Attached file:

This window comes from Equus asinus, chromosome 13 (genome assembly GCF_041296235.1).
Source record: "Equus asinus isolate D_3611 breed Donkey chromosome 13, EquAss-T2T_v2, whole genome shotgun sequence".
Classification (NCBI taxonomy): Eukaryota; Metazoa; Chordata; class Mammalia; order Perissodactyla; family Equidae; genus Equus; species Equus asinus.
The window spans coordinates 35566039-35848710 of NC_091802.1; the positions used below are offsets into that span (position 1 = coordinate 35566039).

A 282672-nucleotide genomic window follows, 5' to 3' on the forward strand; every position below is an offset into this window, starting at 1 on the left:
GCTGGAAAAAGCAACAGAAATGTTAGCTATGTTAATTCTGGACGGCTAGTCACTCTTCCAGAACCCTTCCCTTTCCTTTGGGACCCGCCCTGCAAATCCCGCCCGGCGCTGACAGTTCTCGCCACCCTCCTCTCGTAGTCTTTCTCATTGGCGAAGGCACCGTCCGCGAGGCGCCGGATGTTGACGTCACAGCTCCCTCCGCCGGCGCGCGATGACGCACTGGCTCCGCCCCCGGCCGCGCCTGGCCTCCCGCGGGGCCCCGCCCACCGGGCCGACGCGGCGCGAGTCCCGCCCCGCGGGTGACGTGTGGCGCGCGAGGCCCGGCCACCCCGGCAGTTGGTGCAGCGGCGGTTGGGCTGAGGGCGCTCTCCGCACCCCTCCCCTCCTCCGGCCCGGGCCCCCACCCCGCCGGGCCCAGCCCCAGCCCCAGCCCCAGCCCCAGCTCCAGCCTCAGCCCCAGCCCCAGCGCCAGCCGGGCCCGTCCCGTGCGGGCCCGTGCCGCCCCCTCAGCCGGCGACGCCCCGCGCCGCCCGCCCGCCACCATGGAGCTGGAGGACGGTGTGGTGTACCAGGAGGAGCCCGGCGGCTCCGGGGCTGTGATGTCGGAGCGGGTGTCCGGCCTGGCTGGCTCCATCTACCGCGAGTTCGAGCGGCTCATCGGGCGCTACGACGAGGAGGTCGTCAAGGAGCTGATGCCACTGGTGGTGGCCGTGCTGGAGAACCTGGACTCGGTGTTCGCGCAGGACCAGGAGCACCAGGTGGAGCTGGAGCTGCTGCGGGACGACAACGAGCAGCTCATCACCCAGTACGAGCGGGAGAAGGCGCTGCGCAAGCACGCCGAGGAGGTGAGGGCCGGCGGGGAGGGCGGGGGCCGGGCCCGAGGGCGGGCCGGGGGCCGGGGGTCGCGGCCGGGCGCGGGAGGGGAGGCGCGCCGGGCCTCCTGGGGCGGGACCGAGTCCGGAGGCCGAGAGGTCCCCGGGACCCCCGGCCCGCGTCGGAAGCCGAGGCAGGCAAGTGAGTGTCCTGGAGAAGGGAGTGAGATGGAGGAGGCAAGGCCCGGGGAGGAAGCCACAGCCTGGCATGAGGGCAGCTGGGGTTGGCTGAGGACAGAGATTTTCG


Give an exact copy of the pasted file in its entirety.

This window comes from Equus asinus, chromosome 13 (genome assembly GCF_041296235.1).
Source record: "Equus asinus isolate D_3611 breed Donkey chromosome 13, EquAss-T2T_v2, whole genome shotgun sequence".
Classification (NCBI taxonomy): Eukaryota; Metazoa; Chordata; class Mammalia; order Perissodactyla; family Equidae; genus Equus; species Equus asinus.
The window spans coordinates 35566039-35848710 of NC_091802.1; the positions used below are offsets into that span (position 1 = coordinate 35566039).

A 282672-nucleotide genomic window follows, 5' to 3' on the forward strand; every position below is an offset into this window, starting at 1 on the left:
GCTGGAAAAAGCAACAGAAATGTTAGCTATGTTAATTCTGGACGGCTAGTCACTCTTCCAGAACCCTTCCCTTTCCTTTGGGACCCGCCCTGCAAATCCCGCCCGGCGCTGACAGTTCTCGCCACCCTCCTCTCGTAGTCTTTCTCATTGGCGAAGGCACCGTCCGCGAGGCGCCGGATGTTGACGTCACAGCTCCCTCCGCCGGCGCGCGATGACGCACTGGCTCCGCCCCCGGCCGCGCCTGGCCTCCCGCGGGGCCCCGCCCACCGGGCCGACGCGGCGCGAGTCCCGCCCCGCGGGTGACGTGTGGCGCGCGAGGCCCGGCCACCCCGGCAGTTGGTGCAGCGGCGGTTGGGCTGAGGGCGCTCTCCGCACCCCTCCCCTCCTCCGGCCCGGGCCCCCACCCCGCCGGGCCCAGCCCCAGCCCCAGCCCCAGCCCCAGCTCCAGCCTCAGCCCCAGCCCCAGCGCCAGCCGGGCCCGTCCCGTGCGGGCCCGTGCCGCCCCCTCAGCCGGCGACGCCCCGCGCCGCCCGCCCGCCACCATGGAGCTGGAGGACGGTGTGGTGTACCAGGAGGAGCCCGGCGGCTCCGGGGCTGTGATGTCGGAGCGGGTGTCCGGCCTGGCTGGCTCCATCTACCGCGAGTTCGAGCGGCTCATCGGGCGCTACGACGAGGAGGTCGTCAAGGAGCTGATGCCACTGGTGGTGGCCGTGCTGGAGAACCTGGACTCGGTGTTCGCGCAGGACCAGGAGCACCAGGTGGAGCTGGAGCTGCTGCGGGACGACAACGAGCAGCTCATCACCCAGTACGAGCGGGAGAAGGCGCTGCGCAAGCACGCCGAGGAGGTGAGGGCCGGCGGGGAGGGCGGGGGCCGGGCCCGAGGGCGGGCCGGGGGCCGGGGGTCGCGGCCGGGCGCGGGAGGGGAGGCGCGCCGGGCCTCCTGGGGCGGGACCGAGTCCGGAGGCCGAGAGGTCCCCGGGACCCCCGGCCCGCGTCGGAAGCCGAGGCAGGCAAGTGAGTGTCCTGGAGAAGGGAGTGAGATGGAGGAGGCAAGGCCCGGGGAGGAAGCCACAGCCTGGCATGAGGGCAGCTGGGGTTGGCTGAGGACAGAGATTTTCG